- From the commercial products and services resulting from the scientific results which are achieved on the facilities at RAL (e.g., through new materials, new drugs etc.).
- Through the early warning of disasters predicted from terrestrial and space data acquired and analysed at RAL (e.g., radio/mobile phone interference predictions, severe weather predictions etc.).
- Through the training of specialist scientists and engineers at RAL, who then move into commercial companies.
- Through the standardisation of technologies which has resulted in the acceleration of economic growth through interoperability and interchangeability of products — especially in computing.
- By the enthusiasm generated in science by the results of large facilities (e.g., from astronomical images or from particle physics experiments), which leads to schoolchildren choosing scientific training and scientific careers in many fields.
- By technologies developed at RAL during the development of facilities themselves, which are then licensed to UK companies, or spin-out companies.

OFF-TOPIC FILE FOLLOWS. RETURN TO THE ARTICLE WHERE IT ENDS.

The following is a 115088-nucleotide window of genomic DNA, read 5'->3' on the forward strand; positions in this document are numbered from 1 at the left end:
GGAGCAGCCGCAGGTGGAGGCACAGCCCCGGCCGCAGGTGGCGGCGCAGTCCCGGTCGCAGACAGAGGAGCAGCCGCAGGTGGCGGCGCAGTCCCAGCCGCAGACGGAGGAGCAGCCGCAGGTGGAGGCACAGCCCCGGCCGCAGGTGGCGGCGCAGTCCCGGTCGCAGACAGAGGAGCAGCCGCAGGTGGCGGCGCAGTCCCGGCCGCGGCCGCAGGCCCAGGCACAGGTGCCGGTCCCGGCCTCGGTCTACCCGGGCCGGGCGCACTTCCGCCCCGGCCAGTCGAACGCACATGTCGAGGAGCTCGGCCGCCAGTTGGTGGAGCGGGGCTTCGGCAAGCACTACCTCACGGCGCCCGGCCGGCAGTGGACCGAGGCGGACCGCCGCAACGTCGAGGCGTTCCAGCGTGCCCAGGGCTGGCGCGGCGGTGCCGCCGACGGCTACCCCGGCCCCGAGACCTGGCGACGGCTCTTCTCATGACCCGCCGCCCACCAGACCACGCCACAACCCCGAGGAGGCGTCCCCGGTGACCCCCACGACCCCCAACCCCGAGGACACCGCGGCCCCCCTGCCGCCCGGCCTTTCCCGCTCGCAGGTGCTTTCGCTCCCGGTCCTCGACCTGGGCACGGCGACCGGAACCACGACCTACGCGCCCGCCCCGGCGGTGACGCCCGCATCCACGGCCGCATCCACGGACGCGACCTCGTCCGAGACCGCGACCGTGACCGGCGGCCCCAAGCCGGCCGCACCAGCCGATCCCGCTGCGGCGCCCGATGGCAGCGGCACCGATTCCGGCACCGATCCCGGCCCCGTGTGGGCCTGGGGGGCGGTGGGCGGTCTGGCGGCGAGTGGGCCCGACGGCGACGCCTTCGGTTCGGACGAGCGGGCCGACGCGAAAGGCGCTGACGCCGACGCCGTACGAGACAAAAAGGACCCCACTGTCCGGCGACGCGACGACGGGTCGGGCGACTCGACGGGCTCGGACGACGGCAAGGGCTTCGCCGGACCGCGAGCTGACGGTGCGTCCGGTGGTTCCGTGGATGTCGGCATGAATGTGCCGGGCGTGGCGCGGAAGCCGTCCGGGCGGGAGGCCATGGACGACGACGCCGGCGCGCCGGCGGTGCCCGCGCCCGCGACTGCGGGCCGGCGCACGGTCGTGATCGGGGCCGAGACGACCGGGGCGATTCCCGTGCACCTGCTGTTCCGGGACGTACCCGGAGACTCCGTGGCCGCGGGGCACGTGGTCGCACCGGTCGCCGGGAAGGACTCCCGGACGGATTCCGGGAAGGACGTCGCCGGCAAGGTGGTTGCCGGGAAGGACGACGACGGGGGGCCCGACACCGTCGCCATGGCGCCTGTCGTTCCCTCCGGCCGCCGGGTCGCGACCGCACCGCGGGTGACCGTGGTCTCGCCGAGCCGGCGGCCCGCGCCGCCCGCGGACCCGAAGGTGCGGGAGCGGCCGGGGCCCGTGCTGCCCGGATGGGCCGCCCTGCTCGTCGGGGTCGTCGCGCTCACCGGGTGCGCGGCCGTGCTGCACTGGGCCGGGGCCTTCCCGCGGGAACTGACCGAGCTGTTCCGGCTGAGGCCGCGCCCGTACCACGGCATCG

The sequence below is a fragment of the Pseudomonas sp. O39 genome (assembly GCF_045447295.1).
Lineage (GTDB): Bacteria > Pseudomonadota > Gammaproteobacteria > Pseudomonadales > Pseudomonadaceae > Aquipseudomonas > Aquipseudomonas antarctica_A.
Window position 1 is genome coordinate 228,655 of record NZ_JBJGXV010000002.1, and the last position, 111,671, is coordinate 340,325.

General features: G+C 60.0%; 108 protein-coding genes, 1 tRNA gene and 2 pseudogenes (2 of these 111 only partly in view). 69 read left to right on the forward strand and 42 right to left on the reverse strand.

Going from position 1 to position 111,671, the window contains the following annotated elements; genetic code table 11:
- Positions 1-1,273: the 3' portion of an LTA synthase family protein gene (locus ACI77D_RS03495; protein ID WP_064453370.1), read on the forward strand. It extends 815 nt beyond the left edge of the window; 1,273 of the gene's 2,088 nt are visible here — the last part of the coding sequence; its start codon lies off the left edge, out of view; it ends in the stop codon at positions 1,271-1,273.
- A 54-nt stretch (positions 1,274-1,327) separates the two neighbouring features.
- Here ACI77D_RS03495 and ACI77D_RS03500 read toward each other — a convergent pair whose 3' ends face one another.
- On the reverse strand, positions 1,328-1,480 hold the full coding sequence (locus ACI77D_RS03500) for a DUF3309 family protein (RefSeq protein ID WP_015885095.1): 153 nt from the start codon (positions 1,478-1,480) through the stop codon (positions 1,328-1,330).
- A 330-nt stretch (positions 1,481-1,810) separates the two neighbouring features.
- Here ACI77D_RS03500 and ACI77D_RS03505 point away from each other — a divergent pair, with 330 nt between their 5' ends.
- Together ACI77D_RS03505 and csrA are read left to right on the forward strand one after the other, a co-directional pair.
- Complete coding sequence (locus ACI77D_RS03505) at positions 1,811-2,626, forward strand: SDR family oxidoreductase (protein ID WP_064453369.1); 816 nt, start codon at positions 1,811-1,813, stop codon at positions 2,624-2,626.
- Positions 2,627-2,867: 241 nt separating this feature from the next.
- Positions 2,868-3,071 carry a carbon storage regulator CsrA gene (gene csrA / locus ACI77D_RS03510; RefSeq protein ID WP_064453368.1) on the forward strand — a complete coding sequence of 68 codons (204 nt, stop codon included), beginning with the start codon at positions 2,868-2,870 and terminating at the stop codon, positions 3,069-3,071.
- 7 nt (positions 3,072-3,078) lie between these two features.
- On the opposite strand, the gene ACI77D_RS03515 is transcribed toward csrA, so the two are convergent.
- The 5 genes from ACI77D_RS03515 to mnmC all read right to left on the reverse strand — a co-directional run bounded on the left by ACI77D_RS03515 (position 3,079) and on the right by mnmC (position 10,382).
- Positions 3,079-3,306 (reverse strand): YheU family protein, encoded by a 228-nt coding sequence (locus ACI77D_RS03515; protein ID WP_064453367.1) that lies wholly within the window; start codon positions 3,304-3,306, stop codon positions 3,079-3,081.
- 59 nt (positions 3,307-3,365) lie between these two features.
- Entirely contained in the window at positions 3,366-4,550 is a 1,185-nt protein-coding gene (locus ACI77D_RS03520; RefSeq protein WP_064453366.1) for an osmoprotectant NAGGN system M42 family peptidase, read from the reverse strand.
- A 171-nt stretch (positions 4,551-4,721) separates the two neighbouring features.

According to its Annual Report from 2017-2018, STFC expects the end of the ISIS pulsed neutron source and the associated Second Target Station to be in 2040 and anticipates decommissioning to take 55 years. The cost of radioactive waste disposal could range between £9 million and £16 million.: 51
In popular culture
- Daresbury Laboratory
- Oak Ridge National Laboratory
- Argonne National Laboratory
- Spallation Neutron Source
- European Spallation Source
- Institut Laue–Langevin
- European Synchrotron Radiation Facility
- Commonwealth Scientific and Industrial Research Organisation
- List of synchrotron radiation facilities
- European Space Agency Facilities
- European Research Area
- Diamond Light Source